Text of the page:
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Title: Factors affecting bone mineralization and matrix turnover in sheep and cattle
Author: Damir, H. Abu
ISNI:       0000 0001 3403 0580
Awarding Body: University of Aberdeen
Current Institution: University of Aberdeen
Date of Award: 1992
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1. A series of experiments were carried out to look at the effects of a change in blood acid-base status on calcium and phosphorus metabolism in growing lambs and in the near term pregnant dairy cow. 2. In the first experiment three groups of lambs about 25 kg live weight were fed a basal diet either on its own or supplemented with 10 g/kg ammonium chloride (acid diet) or 20 g/kg sodium bicarbonate (alkaline diet). At about 45 kg live weight the lambs were killed and their body composition was determined. The composition of their gains was also determined using data obtained from a further group of lambs killed at the start of the experiment. 3. Lambs fed the acid diet showed a fall in blood and urine pH similar to that seen in lambs fed a concentrate diet while those fed the alkaline diet showed increases to levels similar to those seen in lambs fed on forage diets. 4. There were also marked effects on calcium (Ca), phosphorus (P) and Mg retention with the retentions of these minerals being reduced in those fed the acid diet and increased in those fed the alkaline diet. 5. The average rates of retention of Ca and P in lambs fed the alkaline diet were 9.1 and 5.9 g/kg empty body weight gain and are comparable with rates seen in lambs fed forage diets. Values for lambs fed the acid diet were 6.2 and 4.7 g/kg empty body weight and were similar to rates seen previously in lambs fed concentrate diets and points to dietary-induced changes in blood acid-base status as being the major factor contributing to the lower rates of retention seen in lambs fed acid diets. 6. In a further experiment two groups of lambs fed either acid or alkaline diets similar in composition to those used in the previous experiment were allowed to grow from 25 to 35 kg live weight over a period of eight weeks. At the end of this period they were transferred to metabolism cages that allowed the separate collection of urine and faeces.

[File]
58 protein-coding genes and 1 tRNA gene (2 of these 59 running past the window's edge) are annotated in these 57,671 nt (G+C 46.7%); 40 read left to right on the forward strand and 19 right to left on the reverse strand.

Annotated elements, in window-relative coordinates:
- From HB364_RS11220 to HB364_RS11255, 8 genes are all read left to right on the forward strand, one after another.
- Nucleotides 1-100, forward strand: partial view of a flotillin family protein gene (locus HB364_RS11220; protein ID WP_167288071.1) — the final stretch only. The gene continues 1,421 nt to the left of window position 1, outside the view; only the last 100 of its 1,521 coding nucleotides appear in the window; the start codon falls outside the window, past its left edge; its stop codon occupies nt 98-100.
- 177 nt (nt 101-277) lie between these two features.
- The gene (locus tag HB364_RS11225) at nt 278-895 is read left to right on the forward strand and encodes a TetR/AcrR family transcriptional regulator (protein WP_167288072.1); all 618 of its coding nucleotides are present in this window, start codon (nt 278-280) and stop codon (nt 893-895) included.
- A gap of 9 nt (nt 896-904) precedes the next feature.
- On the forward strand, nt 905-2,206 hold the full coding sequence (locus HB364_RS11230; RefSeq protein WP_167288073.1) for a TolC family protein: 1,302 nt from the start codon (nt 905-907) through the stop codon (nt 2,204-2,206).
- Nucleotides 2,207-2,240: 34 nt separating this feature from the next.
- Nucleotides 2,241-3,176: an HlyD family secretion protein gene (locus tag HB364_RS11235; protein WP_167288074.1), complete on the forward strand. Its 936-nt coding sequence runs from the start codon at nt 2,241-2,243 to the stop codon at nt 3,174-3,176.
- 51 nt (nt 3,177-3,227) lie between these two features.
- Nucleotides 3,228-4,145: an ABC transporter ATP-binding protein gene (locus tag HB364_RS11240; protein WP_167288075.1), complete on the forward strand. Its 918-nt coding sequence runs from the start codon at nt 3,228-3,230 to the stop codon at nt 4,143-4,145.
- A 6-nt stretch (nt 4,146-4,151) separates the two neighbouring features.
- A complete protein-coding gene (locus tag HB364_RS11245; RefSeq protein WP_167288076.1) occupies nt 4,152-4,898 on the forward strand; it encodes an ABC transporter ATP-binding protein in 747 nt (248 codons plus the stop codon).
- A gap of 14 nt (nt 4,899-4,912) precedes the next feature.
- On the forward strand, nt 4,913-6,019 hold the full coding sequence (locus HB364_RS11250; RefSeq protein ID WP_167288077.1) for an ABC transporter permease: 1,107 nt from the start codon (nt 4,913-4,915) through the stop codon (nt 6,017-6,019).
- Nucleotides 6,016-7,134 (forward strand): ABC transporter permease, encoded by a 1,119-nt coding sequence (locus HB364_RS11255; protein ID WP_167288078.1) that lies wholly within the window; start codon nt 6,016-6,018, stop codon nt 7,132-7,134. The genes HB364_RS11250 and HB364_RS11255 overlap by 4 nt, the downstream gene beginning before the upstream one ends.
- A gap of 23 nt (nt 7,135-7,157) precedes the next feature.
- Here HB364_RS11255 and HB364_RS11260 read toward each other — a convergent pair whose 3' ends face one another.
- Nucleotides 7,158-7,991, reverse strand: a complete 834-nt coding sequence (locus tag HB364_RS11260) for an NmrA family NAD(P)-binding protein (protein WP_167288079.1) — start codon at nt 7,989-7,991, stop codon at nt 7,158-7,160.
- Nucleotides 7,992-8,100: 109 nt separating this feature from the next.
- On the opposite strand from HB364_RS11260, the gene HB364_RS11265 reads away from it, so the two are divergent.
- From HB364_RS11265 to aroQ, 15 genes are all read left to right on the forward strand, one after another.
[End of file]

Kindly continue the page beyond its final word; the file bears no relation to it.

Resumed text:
Supervisor: Not available Sponsor: Not available
Qualification Name: Thesis (Ph.D.) Qualification Level: Doctoral
EThOS ID:  DOI: Not available
Keywords: Zoology Zoology Veterinary medicine